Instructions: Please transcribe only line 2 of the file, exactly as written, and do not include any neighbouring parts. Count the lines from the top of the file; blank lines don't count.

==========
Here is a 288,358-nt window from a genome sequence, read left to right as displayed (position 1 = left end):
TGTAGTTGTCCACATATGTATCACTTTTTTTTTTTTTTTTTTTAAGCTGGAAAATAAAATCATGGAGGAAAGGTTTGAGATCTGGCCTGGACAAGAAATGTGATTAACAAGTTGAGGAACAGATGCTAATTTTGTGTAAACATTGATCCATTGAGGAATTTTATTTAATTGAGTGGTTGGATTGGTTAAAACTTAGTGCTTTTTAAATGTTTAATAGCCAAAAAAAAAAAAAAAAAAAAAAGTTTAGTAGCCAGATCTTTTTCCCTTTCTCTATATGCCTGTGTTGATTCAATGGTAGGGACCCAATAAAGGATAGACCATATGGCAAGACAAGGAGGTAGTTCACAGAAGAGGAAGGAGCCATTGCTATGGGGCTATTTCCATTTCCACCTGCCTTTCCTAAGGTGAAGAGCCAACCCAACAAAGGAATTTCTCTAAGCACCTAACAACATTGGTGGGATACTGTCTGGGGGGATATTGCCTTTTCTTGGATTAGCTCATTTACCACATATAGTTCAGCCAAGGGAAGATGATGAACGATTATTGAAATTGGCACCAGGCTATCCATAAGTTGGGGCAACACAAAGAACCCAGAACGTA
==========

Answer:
TGTAGTTGTCCACATATGTATCACTTTTTTTTTTTTTTTTTTTAAGCTGGAAAATAAAATCATGGAGGAAAGGTTTGAGATCTGGCCTGGACAAGAAATGTGATTAACAAGTTGAGGAACAGATGCTAATTTTGTGTAAACATTGATCCATTGAGGAATTTTATTTAATTGAGTGGTTGGATTGGTTAAAACTTAGTGCTTTTTAAATGTTTAATAGCCAAAAAAAAAAAAAAAAAAAAAAGTTTAGTAGCCAGATCTTTTTCCCTTTCTCTATATGCCTGTGTTGATTCAATGGTAGGGACCCAATAAAGGATAGACCATATGGCAAGACAAGGAGGTAGTTCACAGAAGAGGAAGGAGCCATTGCTATGGGGCTATTTCCATTTCCACCTGCCTTTCCTAAGGTGAAGAGCCAACCCAACAAAGGAATTTCTCTAAGCACCTAACAACATTGGTGGGATACTGTCTGGGGGGATATTGCCTTTTCTTGGATTAGCTCATTTACCACATATAGTTCAGCCAAGGGAAGATGATGAACGATTATTGAAATTGGCACCAGGCTATCCATAAGTTGGGGCAACACAAAGAACCCAGAACGTA